With only 2,600 people, a huge proportion (35% according to Wikipedia) of the islands’ population play in the local Tiwi Islands Football League, a competition with a distinctive free-flowing playing style, spawning numerous AFL players. The rest of the population are fanatical supporters of their chosen team, little old ladies and young children screaming encouragement and abuse from behind (and sometimes on) the goal line, brandishing empty two litre Coke bottles and flags bearing team colours.

On this day the Imalu Tigers took on the Tapalinga Super Stars, with the Stars opening up a wide margin by the beginning of the final quarter, showing silky skills and more discipline than their opponents. At that point the Imalu players appeared to decide that if they weren’t going to win, at least they would put a few Super Stars in hospital, with some bone-crunching illegal tackles and shirtfronts setting off brawls seemingly every minute. While it was a disappointing end to the action on the field, the crowd was whipped to fever pitch, creating a manic atmosphere of fun for the spectators.

Located about 250 km from Darwin, Umbrawarra Gorge is a surprisingly accessible camping and swimming spot.  The road turns off the Stuart Highway, shortly after Pine Creek on the way to Katherine, with about 20 km of unsealed road varying from easy when freshly graded and dry, to difficult when deeply corrugated and criss-crossed with washouts after heavy rain.

An excellent campsite with fire places and toilet facilities provides an ideal base to explore the gorge itself: a beautiful narrow water way lined with towering cliffs, deep pools shadowed from the afternoon sun, here by smooth rock faces, there by a craggy lasagne of stone.  Pick your way among the scattered boulders and it gets better the further along you go, water holes teeming with tiny fish, monitors stalking the surface, tongues flicking, or lying flat on exposed rocks soaking up the sun’s rays, sandy beaches dappled with leafy shadows.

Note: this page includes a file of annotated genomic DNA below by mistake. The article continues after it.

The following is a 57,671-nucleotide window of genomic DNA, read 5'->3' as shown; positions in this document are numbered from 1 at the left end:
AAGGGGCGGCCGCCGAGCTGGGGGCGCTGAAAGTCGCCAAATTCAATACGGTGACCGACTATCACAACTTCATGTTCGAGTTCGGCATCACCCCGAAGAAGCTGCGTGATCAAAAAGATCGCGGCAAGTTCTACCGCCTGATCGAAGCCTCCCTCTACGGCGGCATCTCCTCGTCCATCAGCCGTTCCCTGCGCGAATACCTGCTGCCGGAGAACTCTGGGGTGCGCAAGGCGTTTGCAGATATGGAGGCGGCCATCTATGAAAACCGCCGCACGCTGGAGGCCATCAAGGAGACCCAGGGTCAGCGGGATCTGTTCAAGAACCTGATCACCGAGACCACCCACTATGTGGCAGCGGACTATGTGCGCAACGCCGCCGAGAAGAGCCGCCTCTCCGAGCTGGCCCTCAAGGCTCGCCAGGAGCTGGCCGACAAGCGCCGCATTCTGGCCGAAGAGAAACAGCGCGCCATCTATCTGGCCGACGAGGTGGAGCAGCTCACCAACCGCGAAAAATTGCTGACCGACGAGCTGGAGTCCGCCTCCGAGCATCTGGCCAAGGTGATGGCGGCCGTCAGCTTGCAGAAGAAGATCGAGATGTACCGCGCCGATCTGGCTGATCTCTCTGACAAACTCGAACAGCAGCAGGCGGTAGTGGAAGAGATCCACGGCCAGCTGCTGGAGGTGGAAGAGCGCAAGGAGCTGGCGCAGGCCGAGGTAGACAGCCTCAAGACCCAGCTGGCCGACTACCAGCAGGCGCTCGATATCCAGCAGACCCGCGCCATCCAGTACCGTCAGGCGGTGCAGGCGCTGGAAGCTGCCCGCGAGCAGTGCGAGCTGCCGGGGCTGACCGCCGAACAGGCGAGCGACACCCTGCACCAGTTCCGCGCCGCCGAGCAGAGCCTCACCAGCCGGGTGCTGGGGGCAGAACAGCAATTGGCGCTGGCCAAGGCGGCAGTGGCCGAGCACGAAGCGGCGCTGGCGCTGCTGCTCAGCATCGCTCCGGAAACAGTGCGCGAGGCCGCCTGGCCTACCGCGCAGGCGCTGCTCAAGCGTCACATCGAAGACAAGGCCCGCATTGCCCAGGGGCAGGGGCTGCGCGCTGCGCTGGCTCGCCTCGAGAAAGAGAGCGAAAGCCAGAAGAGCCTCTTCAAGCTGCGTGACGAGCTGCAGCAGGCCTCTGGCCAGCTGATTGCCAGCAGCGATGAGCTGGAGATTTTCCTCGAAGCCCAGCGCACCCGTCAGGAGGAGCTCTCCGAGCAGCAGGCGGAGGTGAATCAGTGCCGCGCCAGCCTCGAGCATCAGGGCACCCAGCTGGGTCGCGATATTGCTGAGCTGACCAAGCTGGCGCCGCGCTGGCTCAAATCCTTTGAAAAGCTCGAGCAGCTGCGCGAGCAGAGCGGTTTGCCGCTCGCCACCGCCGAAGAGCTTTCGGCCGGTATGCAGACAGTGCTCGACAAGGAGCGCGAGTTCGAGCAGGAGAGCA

Edith Falls middle pool
Finding beautiful swimming spots in the Northern Territory is easy, if you don’t mind sharing the water with deadly creatures.  Fortunately, while the lower pool at Edith Falls is surrounded by crocodile warning signs, the middle pool pictured above is clear.  It’s worth climbing the rocks behind the waterfall to the upper pool and taking in the scenery, perched between glass-smooth waters and a torrent of water.

“You won’t be able to do the Mereenie Loop in your car, not after the rains.  Sections of the road have been completely washed away.  There’s another track you could do though, Ernest Giles Road.  We came through there the other day in a Camry, so you’ll be fine.”

The sign at the turnoff promised 100 km of unsealed, heavily corrugated red dirt and sand, just what we were looking for.  A short cut through to the Stuart Highway on our way to Alice Springs, it was also a chance to push our car to its 4WD limits.

I began tentatively, cautiously easing the car over the deep corrugations as we bumped along, gear clattering away in the back.  While the state of the track was an impediment to speed and comfort, it was relatively clear and wide, and apparently quite safe.

I picked up speed as my confidence grew, and the bone-rattling furrows in the road flattened out.  Soon we were flying along at 80 km/h, clouds of red dust billowing behind us.  We were looking good for an early arrival at Alice Springs – we’d be able to relax, maybe find somewhere with a pool, have a few beers and get some much-needed rest after several days in the outback.